Dr Zak answers reader blood test questions

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OUR resident Dr Zak has taken on questions from two readers with concerns about their recent blood tests.

Thank you to the two readers who wrote in this week requesting answers to queries regarding their blood test results. My advice is given in good faith and in line with current agreed practice and guidelines. However, it cannot be a substitute for consulting your own doctor.

I was told I had “borderline hypothyroidism” and offered either to have treatment or get my blood tests repeated in three months. I’m not sure what to do. Nicole, 32

Dr Zak says: Thyroid bloods tests are a commonly requested investigation. They are often done as part of a work up or monitoring of a particular condition, for example diabetes or heart disease.

Often, they are requested if a person complains of fatigue or weight gain.

The pituitary gland, located in the brain, produces thyroid stimulating hormone (TSH). As the name suggests, this stimulates the thyroid gland to produce the active hormone, thyroxine, which is involved in metabolism.

When enough thyroxine is produced, the pituitary recognises this and TSH levels are lower.

If TSH levels are above the normal range and thyroxine (T4) levels are at the lower end normal this is known as subclinical hypothyroidism.

The pituitary thinks that the thyroid needs to produce more of the active hormone, so secretes more TSH to stimulate this.

Some will go on from subclinical hypothyroidism to develop actual hypothyroidism, where the levels of T4 are below normal and levels of TSH are higher than the top of the range.

Doctors may choose to observe subclinical hypothyroidism initially. If you complain of symptoms of hypothyroidism, they may offer a trial of treatment straight away to see if this improves your condition and blood test results.

It is important to say that fatigue is a complex complaint. It has both physical and psychological causes, which sometimes exist together. A trial of treatment may not automatically make you feeling better.

I recently had my NHS health check bloods done and was very surprised to be informed that I may have chronic kidney disease and that the test would need to be repeated. The last time I had them done was before the pandemic, and as far as I am aware, there were no issues. I am 67 but have always considered myself fit and healthy. Don, 67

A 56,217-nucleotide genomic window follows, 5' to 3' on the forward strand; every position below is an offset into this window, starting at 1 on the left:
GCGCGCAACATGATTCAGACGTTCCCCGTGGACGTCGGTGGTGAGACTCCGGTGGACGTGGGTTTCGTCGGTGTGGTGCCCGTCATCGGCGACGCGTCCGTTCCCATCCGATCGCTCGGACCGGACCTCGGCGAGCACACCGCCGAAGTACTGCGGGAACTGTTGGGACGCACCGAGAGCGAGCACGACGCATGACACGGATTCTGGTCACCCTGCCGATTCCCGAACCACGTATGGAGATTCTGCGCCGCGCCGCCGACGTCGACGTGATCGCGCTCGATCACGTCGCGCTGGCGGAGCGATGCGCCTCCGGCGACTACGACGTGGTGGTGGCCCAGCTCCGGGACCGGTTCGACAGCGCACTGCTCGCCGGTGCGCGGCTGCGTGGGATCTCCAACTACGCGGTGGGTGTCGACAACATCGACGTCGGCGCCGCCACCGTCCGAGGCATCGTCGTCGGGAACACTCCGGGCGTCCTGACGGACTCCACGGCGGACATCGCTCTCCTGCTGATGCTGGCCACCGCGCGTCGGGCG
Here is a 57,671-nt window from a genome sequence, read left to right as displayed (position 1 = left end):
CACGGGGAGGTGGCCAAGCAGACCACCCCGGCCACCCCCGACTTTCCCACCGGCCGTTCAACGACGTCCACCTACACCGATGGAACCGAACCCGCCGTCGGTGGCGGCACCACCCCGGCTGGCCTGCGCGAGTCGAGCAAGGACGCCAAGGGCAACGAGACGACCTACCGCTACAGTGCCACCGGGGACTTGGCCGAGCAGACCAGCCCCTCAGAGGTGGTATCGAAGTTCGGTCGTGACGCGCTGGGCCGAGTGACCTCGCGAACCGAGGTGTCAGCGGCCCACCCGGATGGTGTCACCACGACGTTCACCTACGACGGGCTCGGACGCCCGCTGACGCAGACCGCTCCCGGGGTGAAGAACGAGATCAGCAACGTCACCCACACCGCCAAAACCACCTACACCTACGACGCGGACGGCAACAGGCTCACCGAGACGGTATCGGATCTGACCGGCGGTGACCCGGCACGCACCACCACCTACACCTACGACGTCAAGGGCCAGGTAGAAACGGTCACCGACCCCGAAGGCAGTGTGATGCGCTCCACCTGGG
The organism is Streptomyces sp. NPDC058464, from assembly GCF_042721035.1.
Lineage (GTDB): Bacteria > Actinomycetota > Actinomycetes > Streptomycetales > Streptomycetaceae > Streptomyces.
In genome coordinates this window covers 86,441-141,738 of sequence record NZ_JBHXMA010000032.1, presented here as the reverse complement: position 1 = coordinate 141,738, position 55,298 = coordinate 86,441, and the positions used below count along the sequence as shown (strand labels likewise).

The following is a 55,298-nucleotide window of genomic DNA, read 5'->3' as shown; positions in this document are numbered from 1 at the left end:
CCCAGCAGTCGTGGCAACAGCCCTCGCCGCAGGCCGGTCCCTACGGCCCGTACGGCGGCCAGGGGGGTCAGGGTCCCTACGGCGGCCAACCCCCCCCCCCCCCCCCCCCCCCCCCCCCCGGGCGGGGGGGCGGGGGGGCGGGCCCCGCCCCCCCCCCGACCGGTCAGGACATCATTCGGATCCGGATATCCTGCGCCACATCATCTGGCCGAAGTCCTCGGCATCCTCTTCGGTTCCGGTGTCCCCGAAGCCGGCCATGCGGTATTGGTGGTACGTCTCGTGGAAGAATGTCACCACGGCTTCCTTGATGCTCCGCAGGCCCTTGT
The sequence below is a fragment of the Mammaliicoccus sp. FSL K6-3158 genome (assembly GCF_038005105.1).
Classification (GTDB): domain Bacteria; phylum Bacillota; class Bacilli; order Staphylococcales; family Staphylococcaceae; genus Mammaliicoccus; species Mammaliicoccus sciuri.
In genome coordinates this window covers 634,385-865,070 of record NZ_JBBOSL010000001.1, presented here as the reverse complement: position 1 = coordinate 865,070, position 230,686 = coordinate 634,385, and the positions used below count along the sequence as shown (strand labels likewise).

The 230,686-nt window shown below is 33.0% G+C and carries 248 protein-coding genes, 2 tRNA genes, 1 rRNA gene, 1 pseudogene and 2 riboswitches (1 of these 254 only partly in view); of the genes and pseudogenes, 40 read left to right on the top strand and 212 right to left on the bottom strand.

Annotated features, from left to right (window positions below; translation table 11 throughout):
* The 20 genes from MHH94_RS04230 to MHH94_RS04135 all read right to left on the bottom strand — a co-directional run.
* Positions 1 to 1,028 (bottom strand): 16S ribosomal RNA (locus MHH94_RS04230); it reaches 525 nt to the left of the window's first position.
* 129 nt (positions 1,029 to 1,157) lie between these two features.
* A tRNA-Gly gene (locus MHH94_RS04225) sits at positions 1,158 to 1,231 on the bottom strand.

GFR or glomerular filtration rate is a measure of kidney function. Numbers above 90 are generally not recorded. Numbers less than 60 usually prompt further investigations, especially if this is the first time the GFR has dropped below 60.

You cannot make a diagnosis of chronic kidney disease (CKD) on one blood test. Kidney function, also referred to as renal function, is influenced by many factors. Perhaps one of the commonest reasons for a lower number is having not drunk enough water on the day of the test. It would perhaps surprise you that this can have a significant effect on the figures, even in those with healthy kidneys.

As you mention, the first thing to be done is to repeat the test, to see if this is a true figure, or a one-off, especially if your previous tests were normal. Kidney function does decline with age, and if you have not had a test for some time, this may be a reflection of age-related reduction.

Your doctor may also ask you to submit an early morning urine specimen, usually the first of the day, to check if there is any protein in it. Healthy kidneys do not normally leak protein into the urine, apart from in very small amounts.

If your second kidney function test comes back at over 60, then it is likely that you do not have anything to worry about and a yearly check should be sufficient.

If it returns as abnormal, then your doctor will look for risk factors for kidney disease, such as diabetes and high blood pressure, and manage these appropriately. In this instance your kidney function may be monitored more regularly, at least initially.

There are many lifestyle choices you can make to help prevent kidney disease. These include regular exercise, drinking enough water, not smoking, a low salt diet, and only consuming alcohol in moderation, if at all.

Certain drugs may damage your kidneys, including the regular or prolonged use of oral non-steroidal anti-inflammatory drugs, such as ibuprofen.



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